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We need support in delivering the antibiotics message

Dr Zoe Norris

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We can finally see the light at the end of the tunnel of the cough and cold season. It’s been especially nasty this year, and the fact I have at least two patients who ended up being admitted with proper influenza scared me.

Like many of you, I’m sure, I also suffered with the neverending cough, so I’ve been able to sympathise, empathise and catastrophise when patients share their tales of woe.

This doesn’t meant I don’t see a problem in patients consulting with a cough. (My own mum doesn’t believe my protests that I don’t need to see a GP for my cough – despite my being 37 and, you know, a GP myself.)

Every year we try signposting, patient education, delayed scripts, no scripts. We all have our patter for the nasty URTI, and the cough (you know the one: ‘Good news, you don’t need antibiotics and the potential side-effects they bring *cheery smile*! Bad news, there’s not much I can do to make you feel better *sad face*. But here’s a nice leaflet *cheery face again*).

Yet our heroic efforts to put patients off antibiotics are not getting the credit or support they need. Dame Sally Davies, the chief medical officer, has been telling the press that a third of antibiotic prescribing in primary care has no reason attached to it. In other words, when they look at the notes of patients given antibiotics, we’ve either put nothing to explain why we issued them, or something suggesting they weren’t needed. You know the one: ‘Four-day history of dry cough and sore throat. Throat slightly red, chest clear. Amoxicillin 500mg tds issued’.

I accept that sometimes we get this wrong, but we do need a little help every now and again. We can hardly be blamed for the sins of our secondary care colleagues, such as when urology gives every patient C. diff, or when A&E discharge letters bear no resemblance to local guidelines, or when the respiratory clinic asks us to put a patient on a long-term course for its anti-inflammatory effect.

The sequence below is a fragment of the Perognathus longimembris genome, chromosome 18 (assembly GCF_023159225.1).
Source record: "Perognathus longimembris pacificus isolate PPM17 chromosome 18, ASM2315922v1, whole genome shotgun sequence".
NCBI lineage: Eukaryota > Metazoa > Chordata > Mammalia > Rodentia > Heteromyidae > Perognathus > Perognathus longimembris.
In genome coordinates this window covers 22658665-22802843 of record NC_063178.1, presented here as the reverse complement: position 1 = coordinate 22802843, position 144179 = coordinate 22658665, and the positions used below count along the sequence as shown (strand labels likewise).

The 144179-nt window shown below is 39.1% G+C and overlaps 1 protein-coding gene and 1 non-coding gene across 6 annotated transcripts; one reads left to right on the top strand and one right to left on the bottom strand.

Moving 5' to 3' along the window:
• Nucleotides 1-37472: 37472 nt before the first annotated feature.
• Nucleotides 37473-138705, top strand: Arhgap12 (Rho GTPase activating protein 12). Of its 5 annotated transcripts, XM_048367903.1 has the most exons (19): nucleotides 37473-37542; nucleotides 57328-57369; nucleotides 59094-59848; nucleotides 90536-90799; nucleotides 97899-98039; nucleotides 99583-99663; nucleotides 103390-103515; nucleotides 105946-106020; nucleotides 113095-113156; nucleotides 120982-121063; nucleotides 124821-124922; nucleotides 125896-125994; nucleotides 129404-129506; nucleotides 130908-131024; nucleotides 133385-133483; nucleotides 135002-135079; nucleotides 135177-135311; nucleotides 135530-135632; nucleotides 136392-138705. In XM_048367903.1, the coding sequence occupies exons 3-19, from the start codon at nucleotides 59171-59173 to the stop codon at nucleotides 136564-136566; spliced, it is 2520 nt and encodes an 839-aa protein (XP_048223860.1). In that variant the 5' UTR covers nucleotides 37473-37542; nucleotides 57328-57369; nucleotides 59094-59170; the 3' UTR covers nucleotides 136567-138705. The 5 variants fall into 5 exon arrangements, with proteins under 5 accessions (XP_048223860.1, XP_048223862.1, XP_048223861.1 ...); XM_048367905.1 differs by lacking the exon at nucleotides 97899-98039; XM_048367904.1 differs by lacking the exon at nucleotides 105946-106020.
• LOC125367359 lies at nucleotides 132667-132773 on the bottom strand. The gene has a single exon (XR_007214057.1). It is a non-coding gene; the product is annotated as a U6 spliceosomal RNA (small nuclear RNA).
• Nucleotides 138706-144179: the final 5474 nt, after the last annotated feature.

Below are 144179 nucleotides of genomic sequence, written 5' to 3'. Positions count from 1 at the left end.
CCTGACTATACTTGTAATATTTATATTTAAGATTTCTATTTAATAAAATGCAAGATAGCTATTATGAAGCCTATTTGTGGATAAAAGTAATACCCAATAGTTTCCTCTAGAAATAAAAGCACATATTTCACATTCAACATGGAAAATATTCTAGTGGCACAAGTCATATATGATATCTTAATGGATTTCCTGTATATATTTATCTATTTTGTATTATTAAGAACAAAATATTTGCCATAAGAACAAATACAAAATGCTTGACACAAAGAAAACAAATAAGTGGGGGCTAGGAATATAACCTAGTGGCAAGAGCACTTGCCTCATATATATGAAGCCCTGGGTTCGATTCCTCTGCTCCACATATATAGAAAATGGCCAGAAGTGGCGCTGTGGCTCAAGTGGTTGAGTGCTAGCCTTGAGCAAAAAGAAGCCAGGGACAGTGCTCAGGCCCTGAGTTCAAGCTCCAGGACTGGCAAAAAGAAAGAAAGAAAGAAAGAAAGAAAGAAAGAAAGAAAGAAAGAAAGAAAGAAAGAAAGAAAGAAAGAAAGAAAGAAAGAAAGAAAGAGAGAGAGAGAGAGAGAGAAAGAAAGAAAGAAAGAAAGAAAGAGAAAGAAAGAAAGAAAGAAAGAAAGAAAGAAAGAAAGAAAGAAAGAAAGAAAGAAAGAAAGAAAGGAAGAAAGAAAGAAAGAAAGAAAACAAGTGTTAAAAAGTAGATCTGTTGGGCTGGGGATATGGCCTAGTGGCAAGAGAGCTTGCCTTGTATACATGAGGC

Our heroic efforts to put patients off antibiotics are not getting any credit 

But, above all, the message needs to get through to the public. The campaigning – including those dancing pills – has improved, but no one thinks it applies to them. Why?

Because they feel really ill, because it’s gone on longer than a week, because their sister’s cousin’s friend has the same thing and got antibiotics. The message isn’t getting across in a way patients understand. Handy prescribing guidance, information prescriptions, poster campaigns – all are useless if they don’t make patients stop and realise it means them.

I’m sure if PHE took a few tips from advertising execs we’d be a lot better off. Tesco can persuade me which toilet roll to buy, that I definitely need a sharing pack of chocolate (not to share of course), and that lavender-scented ironing water is essential. Can’t we employ some of these tactics on patients?

So, Dame Sally, instead of pointing out GPs’ foibles – which are not exactly helped by an unmanageable workload – consider how to deliver the message that an individual’s own actions can affect the system as a whole.

Because the current approach just isn’t working. If we’re left flogging ourselves at the coalface with no support, you’re lucky we’re not still using leeches for everything.

Dr Zoe Norris is a GP in Hull. Read more from Norris at pulsetoday.co.uk/norris